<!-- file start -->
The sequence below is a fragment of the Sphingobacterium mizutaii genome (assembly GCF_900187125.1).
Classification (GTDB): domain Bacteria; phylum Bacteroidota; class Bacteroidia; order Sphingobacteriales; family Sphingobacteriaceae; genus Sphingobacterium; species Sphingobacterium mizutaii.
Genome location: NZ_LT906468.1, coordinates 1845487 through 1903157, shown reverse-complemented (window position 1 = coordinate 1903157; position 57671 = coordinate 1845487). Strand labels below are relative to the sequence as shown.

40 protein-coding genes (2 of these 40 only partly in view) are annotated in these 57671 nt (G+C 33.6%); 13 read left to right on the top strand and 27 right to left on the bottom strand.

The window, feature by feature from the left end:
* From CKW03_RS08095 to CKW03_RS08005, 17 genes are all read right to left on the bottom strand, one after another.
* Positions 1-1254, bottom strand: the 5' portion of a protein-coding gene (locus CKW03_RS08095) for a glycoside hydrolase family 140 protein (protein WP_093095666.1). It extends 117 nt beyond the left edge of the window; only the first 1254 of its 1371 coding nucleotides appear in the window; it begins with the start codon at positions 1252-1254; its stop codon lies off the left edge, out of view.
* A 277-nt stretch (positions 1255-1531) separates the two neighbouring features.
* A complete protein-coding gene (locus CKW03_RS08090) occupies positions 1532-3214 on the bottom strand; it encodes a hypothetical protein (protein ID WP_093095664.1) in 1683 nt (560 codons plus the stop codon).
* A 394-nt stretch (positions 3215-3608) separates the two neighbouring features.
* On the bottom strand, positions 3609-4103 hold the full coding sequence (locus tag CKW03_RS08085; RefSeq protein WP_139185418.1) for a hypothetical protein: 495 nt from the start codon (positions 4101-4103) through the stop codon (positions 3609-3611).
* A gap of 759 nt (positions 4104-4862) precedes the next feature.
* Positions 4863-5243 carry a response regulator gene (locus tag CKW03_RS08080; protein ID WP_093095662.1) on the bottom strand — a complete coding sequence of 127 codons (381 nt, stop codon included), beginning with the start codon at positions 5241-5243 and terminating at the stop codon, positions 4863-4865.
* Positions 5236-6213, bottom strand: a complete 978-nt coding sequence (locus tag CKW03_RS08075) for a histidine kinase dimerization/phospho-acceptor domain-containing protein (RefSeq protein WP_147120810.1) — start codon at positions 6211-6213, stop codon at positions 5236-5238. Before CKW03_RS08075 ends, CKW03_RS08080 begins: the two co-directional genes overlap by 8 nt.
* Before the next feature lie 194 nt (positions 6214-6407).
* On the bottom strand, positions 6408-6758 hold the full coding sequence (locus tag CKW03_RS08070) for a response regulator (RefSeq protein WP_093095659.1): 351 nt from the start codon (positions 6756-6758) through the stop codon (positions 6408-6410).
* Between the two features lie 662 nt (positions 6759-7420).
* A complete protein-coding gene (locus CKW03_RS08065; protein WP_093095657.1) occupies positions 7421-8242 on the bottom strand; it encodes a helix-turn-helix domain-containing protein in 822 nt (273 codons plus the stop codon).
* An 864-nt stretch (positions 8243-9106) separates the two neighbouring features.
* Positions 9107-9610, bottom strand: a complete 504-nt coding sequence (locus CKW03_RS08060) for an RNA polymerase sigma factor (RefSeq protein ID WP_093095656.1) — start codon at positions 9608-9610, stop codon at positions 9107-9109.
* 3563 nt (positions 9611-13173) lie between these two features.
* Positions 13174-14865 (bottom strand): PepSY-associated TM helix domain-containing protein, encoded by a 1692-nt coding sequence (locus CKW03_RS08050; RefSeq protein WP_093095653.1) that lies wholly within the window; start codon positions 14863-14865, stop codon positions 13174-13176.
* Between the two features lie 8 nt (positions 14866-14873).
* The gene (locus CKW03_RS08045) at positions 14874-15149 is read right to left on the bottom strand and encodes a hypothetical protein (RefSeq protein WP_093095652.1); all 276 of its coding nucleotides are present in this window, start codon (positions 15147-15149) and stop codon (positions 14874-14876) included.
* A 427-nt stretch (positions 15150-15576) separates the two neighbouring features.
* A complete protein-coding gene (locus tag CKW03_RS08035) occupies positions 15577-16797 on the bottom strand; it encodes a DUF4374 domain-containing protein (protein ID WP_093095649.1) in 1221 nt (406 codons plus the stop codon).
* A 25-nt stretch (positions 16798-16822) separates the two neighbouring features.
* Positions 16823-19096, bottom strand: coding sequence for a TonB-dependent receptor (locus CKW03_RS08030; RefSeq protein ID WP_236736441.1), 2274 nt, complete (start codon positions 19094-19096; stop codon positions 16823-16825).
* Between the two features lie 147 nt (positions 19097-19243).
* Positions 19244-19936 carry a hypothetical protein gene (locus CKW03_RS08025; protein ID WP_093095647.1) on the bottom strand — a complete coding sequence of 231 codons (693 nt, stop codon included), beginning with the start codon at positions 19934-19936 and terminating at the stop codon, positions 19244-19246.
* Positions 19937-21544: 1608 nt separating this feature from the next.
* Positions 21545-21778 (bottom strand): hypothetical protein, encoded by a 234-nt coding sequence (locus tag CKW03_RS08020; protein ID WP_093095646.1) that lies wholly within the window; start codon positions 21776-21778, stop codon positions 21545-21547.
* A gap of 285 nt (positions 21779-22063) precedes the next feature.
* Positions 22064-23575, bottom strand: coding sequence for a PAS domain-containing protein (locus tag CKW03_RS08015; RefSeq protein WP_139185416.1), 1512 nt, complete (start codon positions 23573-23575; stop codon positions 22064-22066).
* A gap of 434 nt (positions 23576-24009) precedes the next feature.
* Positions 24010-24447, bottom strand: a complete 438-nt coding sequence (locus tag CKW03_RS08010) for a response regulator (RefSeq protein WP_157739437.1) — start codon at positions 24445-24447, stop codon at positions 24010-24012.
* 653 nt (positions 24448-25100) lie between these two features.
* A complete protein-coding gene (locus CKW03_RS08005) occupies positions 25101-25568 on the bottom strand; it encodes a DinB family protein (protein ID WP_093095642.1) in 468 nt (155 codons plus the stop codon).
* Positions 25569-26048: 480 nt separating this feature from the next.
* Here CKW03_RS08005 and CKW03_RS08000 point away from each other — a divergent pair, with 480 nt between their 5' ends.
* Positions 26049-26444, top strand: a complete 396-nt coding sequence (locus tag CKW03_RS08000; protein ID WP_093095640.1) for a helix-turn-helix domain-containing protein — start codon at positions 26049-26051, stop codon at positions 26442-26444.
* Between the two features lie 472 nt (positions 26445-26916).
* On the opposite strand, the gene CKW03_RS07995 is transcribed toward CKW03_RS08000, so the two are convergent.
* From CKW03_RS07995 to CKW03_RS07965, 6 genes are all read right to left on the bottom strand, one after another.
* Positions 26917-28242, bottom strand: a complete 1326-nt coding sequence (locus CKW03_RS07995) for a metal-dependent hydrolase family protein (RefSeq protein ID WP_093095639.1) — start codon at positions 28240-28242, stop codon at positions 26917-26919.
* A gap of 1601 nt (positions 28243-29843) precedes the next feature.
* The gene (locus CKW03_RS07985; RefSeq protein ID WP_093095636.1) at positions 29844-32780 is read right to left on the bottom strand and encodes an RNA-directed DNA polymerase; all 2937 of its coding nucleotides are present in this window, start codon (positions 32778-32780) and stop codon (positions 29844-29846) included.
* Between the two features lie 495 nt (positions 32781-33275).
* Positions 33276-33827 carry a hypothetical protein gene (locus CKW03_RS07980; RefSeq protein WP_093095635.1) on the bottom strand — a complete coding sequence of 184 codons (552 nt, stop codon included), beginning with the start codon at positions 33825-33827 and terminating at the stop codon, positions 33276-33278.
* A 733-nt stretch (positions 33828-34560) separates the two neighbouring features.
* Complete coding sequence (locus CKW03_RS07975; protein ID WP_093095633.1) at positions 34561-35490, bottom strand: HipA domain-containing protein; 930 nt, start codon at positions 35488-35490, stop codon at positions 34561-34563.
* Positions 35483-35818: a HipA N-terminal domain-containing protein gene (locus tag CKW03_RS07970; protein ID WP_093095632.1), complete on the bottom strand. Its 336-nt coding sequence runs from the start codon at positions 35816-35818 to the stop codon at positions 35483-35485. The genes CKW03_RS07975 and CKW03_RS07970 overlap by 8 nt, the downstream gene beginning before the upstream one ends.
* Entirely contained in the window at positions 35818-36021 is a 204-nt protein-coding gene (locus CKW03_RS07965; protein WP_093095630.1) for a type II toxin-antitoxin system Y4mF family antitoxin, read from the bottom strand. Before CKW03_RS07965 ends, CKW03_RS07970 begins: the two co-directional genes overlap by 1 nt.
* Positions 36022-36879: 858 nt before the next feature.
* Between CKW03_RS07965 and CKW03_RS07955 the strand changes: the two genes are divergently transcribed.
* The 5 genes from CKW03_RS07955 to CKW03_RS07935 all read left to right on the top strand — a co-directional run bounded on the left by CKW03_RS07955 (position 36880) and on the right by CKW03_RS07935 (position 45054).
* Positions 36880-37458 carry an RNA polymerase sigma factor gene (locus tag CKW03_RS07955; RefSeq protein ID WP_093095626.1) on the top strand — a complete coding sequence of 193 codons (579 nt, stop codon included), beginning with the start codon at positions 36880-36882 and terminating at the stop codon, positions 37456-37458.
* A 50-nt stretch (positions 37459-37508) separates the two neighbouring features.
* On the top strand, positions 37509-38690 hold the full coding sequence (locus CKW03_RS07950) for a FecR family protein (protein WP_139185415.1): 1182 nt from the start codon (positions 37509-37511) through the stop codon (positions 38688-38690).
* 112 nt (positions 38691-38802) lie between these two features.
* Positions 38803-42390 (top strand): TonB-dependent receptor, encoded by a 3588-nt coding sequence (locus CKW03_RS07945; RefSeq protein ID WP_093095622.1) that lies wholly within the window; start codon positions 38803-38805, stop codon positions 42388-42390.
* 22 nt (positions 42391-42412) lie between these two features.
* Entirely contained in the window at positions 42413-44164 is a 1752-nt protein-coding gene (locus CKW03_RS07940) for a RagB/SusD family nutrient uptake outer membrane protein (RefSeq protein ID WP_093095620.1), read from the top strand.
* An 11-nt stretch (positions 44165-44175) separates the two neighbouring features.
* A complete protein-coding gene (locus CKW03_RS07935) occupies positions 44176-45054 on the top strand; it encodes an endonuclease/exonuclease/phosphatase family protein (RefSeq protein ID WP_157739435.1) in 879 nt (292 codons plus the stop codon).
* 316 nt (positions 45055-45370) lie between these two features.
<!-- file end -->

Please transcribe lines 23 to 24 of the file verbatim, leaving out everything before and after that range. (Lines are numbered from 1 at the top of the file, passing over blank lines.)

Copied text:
* Between the two features lie 8 nt (positions 14866-14873).
* The gene (locus CKW03_RS08045) at positions 14874-15149 is read right to left on the bottom strand and encodes a hypothetical protein (RefSeq protein WP_093095652.1); all 276 of its coding nucleotides are present in this window, start codon (positions 15147-15149) and stop codon (positions 14874-14876) included.